5 Things You Didn't Know About Johnny Cash

On January 13, 1968, country musician Johnny Cash recorded a live concert at Folsom Prison in California. To celebrate this anniversary in music, here are five things you didn't know about "The Man in Black"...  

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The Popular Country Singer’s Name Wasn’t Johnny Cash # Image credit: WikiCommons It wasn’t unusual in the day and age when Cash was born in 1932 that parents gave their children only initials in place of a name, and that was the case with Johnny Cash. One of his parents wanted to name him Ray, and the other wanted to name him John, so they compromised and named him J.R. It wasn’t until 1950 when Cash went into the Air Force that he needed a first name, so his initials J.R. turned into John R. Cash.

He Was Arrested Several Times Over the Years # Cash was an advocate for prison reform and met with President Richard Nixon in 1972 to discuss it. Image credit: WikiCommons Cash was placed under arrest seven times over the years, some of those times for drug use, but he only served one day in jail. This only seemed to help his career because he went to play at prisons for the inmates, producing two albums in 1968 and 1969, “Johnny Cash at Folsom Prison” and “Johnny Cash at San Quentin.” Because he was sympathetic toward those who were imprisoned, he visited prisons to entertain all through his career.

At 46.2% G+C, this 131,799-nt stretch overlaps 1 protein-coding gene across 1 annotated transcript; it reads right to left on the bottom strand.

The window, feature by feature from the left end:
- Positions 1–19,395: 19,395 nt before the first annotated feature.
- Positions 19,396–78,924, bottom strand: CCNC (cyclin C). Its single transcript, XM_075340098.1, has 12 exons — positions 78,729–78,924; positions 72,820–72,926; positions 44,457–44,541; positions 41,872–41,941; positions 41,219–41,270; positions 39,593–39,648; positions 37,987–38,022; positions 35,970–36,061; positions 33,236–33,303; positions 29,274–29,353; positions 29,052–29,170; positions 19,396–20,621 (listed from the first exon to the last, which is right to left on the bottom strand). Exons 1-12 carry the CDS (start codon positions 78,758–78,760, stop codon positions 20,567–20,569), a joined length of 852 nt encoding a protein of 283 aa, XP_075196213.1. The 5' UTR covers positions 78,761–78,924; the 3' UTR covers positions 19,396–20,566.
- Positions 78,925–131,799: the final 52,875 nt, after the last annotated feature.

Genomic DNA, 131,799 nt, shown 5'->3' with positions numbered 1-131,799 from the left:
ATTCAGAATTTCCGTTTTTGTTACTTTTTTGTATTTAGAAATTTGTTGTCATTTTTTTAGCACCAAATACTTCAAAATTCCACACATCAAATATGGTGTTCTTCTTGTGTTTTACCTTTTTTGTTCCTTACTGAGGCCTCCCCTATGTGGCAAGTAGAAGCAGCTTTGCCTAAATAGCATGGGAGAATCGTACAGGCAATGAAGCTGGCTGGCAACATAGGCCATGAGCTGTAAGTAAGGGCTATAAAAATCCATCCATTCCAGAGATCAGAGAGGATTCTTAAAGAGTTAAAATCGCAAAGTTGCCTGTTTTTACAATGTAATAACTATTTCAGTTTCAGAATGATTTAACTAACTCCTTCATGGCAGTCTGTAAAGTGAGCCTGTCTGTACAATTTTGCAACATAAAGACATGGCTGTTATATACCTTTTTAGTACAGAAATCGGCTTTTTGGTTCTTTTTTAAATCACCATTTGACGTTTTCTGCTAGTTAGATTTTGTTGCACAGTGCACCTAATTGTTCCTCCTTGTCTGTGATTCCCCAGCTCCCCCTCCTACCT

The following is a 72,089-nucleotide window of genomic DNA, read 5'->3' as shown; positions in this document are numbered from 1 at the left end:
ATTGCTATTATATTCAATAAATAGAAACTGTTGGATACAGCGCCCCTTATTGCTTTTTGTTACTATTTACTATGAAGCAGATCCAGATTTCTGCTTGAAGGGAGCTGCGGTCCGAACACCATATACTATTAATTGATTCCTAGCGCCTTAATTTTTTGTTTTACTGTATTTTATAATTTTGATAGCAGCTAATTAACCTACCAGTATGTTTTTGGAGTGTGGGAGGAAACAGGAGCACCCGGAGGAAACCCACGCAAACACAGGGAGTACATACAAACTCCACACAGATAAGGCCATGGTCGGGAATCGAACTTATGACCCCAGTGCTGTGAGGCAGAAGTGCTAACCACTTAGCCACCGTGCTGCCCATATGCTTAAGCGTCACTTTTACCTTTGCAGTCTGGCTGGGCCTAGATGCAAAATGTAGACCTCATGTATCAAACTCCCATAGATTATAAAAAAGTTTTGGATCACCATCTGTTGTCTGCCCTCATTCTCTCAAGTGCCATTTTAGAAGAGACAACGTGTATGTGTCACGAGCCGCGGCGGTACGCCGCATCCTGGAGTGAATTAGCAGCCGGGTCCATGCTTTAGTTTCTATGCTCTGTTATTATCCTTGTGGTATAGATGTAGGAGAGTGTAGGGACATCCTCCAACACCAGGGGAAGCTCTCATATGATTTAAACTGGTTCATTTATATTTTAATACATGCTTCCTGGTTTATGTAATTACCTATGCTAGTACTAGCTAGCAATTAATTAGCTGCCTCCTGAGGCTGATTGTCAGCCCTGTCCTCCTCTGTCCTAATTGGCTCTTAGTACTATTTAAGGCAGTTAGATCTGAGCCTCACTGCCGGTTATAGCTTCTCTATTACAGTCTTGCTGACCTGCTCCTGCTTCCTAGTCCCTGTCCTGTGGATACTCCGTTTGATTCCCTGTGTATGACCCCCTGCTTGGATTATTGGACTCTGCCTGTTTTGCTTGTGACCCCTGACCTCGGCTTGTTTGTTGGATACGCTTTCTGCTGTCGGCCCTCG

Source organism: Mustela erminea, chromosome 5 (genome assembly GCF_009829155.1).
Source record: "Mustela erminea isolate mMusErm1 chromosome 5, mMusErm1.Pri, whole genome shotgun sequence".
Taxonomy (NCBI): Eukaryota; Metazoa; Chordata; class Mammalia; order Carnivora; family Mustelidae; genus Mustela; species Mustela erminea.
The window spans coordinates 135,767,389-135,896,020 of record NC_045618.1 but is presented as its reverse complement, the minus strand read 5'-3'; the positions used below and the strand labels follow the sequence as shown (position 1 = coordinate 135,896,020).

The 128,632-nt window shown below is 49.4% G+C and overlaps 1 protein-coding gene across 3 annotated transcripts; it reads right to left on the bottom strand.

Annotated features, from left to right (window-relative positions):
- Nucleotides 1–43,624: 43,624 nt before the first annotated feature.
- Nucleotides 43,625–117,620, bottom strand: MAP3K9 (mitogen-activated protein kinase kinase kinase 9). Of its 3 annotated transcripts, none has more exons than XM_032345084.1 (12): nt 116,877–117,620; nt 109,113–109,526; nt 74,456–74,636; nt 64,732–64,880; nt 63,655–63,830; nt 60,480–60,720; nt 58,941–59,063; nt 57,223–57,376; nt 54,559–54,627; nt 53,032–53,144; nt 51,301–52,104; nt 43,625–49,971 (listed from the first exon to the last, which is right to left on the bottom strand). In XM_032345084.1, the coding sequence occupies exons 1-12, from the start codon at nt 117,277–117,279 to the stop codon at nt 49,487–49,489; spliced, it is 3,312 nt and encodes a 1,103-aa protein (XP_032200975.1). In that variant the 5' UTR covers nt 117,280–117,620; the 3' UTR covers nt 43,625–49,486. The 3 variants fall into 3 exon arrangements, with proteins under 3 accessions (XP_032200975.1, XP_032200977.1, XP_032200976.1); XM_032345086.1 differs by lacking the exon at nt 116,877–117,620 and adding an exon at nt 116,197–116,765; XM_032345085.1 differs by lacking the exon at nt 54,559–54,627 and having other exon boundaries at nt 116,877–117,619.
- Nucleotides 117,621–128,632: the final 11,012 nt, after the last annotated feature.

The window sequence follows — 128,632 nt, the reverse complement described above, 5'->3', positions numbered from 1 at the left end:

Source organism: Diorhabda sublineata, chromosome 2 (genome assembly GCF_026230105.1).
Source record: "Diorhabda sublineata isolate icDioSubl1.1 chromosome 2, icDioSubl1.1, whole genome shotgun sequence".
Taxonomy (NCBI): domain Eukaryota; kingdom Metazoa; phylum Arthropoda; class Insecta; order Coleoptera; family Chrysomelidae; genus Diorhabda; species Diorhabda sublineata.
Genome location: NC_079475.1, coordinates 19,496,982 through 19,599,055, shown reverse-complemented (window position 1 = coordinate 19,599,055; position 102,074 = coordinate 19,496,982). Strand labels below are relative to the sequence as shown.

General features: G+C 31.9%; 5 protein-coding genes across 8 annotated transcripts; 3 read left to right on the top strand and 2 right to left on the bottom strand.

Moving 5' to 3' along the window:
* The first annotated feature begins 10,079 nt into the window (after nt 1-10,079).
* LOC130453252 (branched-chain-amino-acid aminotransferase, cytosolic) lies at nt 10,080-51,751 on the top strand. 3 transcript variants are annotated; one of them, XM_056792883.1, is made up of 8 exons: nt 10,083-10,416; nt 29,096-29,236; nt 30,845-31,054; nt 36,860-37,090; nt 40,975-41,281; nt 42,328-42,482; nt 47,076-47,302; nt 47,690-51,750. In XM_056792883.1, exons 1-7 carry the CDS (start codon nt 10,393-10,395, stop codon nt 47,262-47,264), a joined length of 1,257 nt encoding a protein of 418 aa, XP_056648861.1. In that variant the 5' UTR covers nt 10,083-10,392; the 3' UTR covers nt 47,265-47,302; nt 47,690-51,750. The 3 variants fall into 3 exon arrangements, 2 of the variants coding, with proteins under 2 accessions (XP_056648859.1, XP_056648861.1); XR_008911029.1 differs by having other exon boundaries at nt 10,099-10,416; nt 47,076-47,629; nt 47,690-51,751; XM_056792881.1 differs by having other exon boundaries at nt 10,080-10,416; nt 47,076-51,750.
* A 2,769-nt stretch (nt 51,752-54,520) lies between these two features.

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He Saw His Brother Die and Helped Dig the Grave A tragedy that may have influenced Cash throughout the years was the death of his brother Jack, who was religious and might have become a preacher had he lived. Johnny was only 12 years old when a table fatally injured his brother saw. Jack only lived for about a week after his injury. Johnny helped to dig the grave for his brother, and it was said that his clothes were dirty and he was shoeless at his brother’s funeral service.

The Government Sued Him Over a Forest Fire While on a trip to California’s Los Padres National Forest with Damon Fielder, his nephew, Cash’s camper caught on fire. The fire spread, burning down more than 500 acres of forest and driving away 49 out of the 53 endangered condors that lived there. He was sued by the Federal Government, which won more than $125,000 in reparations. Cash ended up negotiating the debt and paid about $82,000.

Cash Was a Talented Writer in Addition to Being a Musician Cash wrote poems and stories, and drew sketches when he was a child. His first published piece was in "Stars and Stripes" after he entered the U.S. Air Force. He also penned two autobiographies, which he wrote out in longhand, that were published as Man in Black and Cash: The Autobiography.